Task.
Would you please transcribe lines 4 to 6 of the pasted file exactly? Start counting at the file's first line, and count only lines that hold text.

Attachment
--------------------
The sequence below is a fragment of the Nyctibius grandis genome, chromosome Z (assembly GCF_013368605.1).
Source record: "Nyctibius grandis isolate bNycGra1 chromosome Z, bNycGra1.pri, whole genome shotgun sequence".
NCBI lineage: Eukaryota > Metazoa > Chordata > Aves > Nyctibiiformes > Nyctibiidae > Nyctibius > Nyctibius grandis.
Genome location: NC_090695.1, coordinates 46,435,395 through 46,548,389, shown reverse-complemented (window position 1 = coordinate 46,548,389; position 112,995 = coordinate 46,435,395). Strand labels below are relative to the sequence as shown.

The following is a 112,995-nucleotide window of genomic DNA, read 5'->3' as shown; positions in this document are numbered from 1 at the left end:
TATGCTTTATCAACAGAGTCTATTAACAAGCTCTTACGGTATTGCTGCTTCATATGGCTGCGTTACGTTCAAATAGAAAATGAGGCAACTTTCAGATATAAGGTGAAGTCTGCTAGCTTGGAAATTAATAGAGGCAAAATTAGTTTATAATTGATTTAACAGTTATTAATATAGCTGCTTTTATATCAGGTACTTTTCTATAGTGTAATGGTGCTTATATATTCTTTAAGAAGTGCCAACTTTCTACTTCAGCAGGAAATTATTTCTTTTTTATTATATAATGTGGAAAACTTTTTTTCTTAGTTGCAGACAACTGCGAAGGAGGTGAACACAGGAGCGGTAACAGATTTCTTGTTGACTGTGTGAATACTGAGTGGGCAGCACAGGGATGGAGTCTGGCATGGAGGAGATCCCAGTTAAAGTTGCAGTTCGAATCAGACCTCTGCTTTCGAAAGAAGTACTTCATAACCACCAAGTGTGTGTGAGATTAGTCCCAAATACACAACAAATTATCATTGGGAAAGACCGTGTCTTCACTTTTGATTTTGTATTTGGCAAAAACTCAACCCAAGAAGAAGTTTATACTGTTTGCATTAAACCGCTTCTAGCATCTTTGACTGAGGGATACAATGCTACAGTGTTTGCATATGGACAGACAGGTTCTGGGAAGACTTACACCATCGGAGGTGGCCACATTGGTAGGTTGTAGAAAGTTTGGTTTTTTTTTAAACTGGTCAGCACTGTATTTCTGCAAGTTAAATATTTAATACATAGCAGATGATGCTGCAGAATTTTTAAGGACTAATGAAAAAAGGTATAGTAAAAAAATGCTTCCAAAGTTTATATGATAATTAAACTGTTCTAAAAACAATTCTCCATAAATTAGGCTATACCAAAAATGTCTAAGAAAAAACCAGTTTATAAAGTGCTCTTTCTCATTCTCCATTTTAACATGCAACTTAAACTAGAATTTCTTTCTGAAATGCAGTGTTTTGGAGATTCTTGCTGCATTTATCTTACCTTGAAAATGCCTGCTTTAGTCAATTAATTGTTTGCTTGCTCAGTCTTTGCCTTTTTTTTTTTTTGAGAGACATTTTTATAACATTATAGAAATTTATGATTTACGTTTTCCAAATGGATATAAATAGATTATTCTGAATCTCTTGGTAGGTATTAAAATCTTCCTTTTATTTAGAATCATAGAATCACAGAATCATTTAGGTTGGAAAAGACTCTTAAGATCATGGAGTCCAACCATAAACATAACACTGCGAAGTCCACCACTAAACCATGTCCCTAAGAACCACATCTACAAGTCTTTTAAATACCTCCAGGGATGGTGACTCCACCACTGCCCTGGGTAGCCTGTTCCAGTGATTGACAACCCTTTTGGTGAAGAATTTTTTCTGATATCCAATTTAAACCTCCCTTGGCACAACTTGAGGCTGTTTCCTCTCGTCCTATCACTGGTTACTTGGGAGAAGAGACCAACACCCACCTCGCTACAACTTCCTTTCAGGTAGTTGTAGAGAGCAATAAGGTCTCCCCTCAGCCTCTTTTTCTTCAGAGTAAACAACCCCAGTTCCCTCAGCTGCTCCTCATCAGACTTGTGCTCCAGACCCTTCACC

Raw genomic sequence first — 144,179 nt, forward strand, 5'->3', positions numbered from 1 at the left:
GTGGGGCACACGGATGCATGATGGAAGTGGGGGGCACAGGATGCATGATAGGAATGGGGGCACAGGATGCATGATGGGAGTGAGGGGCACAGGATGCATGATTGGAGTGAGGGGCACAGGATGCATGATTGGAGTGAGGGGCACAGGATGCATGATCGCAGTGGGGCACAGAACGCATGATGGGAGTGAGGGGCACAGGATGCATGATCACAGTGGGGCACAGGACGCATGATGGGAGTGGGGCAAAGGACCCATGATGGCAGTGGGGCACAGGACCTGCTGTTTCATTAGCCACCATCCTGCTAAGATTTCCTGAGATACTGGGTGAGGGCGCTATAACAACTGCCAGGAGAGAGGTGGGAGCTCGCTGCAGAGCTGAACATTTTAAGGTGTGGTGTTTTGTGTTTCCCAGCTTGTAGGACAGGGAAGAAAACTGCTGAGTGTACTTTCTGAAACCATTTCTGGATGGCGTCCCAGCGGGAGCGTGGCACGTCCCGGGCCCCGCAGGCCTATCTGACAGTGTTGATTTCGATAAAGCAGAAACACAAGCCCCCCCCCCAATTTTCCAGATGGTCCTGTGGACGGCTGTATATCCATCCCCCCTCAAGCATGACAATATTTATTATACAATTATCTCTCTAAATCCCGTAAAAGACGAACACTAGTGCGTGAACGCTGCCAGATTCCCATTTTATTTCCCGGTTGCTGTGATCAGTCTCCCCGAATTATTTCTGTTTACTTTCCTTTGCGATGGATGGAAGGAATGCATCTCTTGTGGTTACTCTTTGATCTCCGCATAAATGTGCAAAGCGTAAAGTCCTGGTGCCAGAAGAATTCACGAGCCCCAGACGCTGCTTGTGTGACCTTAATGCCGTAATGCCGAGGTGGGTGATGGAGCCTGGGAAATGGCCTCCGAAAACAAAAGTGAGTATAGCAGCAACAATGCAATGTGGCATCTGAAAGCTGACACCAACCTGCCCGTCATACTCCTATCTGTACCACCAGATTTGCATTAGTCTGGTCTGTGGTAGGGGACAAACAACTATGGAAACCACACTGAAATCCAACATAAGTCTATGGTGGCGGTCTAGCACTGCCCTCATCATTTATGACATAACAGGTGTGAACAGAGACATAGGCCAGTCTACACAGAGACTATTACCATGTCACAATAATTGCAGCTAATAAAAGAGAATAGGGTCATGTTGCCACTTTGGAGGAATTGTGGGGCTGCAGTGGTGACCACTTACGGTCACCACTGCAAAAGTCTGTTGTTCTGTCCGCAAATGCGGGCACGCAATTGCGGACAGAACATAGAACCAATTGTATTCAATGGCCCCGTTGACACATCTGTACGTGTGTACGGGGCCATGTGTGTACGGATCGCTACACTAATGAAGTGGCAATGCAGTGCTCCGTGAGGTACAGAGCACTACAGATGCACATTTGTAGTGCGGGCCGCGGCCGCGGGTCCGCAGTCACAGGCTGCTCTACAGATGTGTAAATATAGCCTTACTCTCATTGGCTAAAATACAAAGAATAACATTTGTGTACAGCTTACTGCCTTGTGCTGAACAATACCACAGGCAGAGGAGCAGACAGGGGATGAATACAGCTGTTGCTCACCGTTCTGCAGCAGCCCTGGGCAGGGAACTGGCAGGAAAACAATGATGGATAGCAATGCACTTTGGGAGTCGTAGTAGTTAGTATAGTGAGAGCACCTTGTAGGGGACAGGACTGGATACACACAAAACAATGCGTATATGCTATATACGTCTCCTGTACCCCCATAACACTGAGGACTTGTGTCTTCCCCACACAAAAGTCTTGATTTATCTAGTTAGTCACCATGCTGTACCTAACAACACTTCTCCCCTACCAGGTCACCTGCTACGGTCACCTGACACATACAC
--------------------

Genome location: NC_090695.1, coordinates 46,435,395 through 46,548,389, shown reverse-complemented (window position 1 = coordinate 46,548,389; position 112,995 = coordinate 46,435,395). Strand labels below are relative to the sequence as shown.

The following is a 112,995-nucleotide window of genomic DNA, read 5'->3' as shown; positions in this document are numbered from 1 at the left end:
TATGCTTTATCAACAGAGTCTATTAACAAGCTCTTACGGTATTGCTGCTTCATATGGCTGCGTTACGTTCAAATAGAAAATGAGGCAACTTTCAGATATAAGGTGAAGTCTGCTAGCTTGGAAATTAATAGAGGCAAAATTAGTTTATAATTGATTTAACAGTTATTAATATAGCTGCTTTTATATCAGGTACTTTTCTATAGTGTAATGGTGCTTATATATTCTTTAAGAAGTGCCAACTTTCTACTTCAGCAGGAAATTATTTCTTTTTTATTATATAATGTGGAAAACTTTTTTTCTTAGTTGCAGACAACTGCGAAGGAGGTGAACACAGGAGCGGTAACAGATTTCTTGTTGACTGTGTGAATACTGAGTGGGCAGCACAGGGATGGAGTCTGGCATGGAGGAGATCCCAGTTAAAGTTGCAGTTCGAATCAGACCTCTGCTTTCGAAAGAAGTACTTCATAACCACCAAGTGTGTGTGAGATTAGTCCCAAATACACAACAAATTATCATTGGGAAAGACCGTGTCTTCACTTTTGATTTTGTATTTGGCAAAAACTCAACCCAAGAAGAAGTTTATACTGTTTGCATTAAACCGCTTCTAGCATCTTTGACTGAGGGATACAATGCTACAGTGTTTGCATATGGACAGACAGGTTCTGGGAAGACTTACACCATCGGAGGTGGCCACATTGGTAGGTTGTAGAAAGTTTGGTTTTTTTTTAAACTGGTCAGCACTGTATTTCTGCAAGTTAAATATTTAATACATAGCAGATGATGCTGCAGAATTTTTAAGGACTAATGAAAAAAGGTATAGTAAAAAAATGCTTCCAAAGTTTATATGATAATTAAACTGTTCTAAAAACAATTCTCCATAAATTAGGCTATACCAAAAATGTCTAAGAAAAAACCAGTTTATAAAGTGCTCTTTCTCATTCTCCATTTTAACATGCAACTTAAACTAGAATTTCTTTCTGAAATGCAGTGTTTTGGAGATTCTTGCTGCATTTATCTTACCTTGAAAATGCCTGCTTTAGTCAATTAATTGTTTGCTTGCTCAGTCTTTGCCTTTTTTTTTTTTTGAGAGACATTTTTATAACATTATAGAAATTTATGATTTACGTTTTCCAAATGGATATAAATAGATTATTCTGAATCTCTTGGTAGGTATTAAAATCTTCCTTTTATTTAGAATCATAGAATCACAGAATCATTTAGGTTGGAAAAGACTCTTAAGATCATGGAGTCCAACCATAAACATAACACTGCGAAGTCCACCACTAAACCATGTCCCTAAGAACCACATCTACAAGTCTTTTAAATACCTCCAGGGATGGTGACTCCACCACTGCCCTGGGTAGCCTGTTCCAGTGATTGACAACCCTTTTGGTGAAGAATTTTTTCTGATATCCAATTTAAACCTCCCTTGGCACAACTTGAGGCTGTTTCCTCTCGTCCTATCACTGGTTACTTGGGAGAAGAGACCAACACCCACCTCGCTACAACTTCCTTTCAGGTAGTTGTAGAGAGCAATAAGGTCTCCCCTCAGCCTCTTTTTCTTCAGAGTAAACAACCCCAGTTCCCTCAGCTGCTCCTCATCAGACTTGTGCTCCAGACCCTTCACC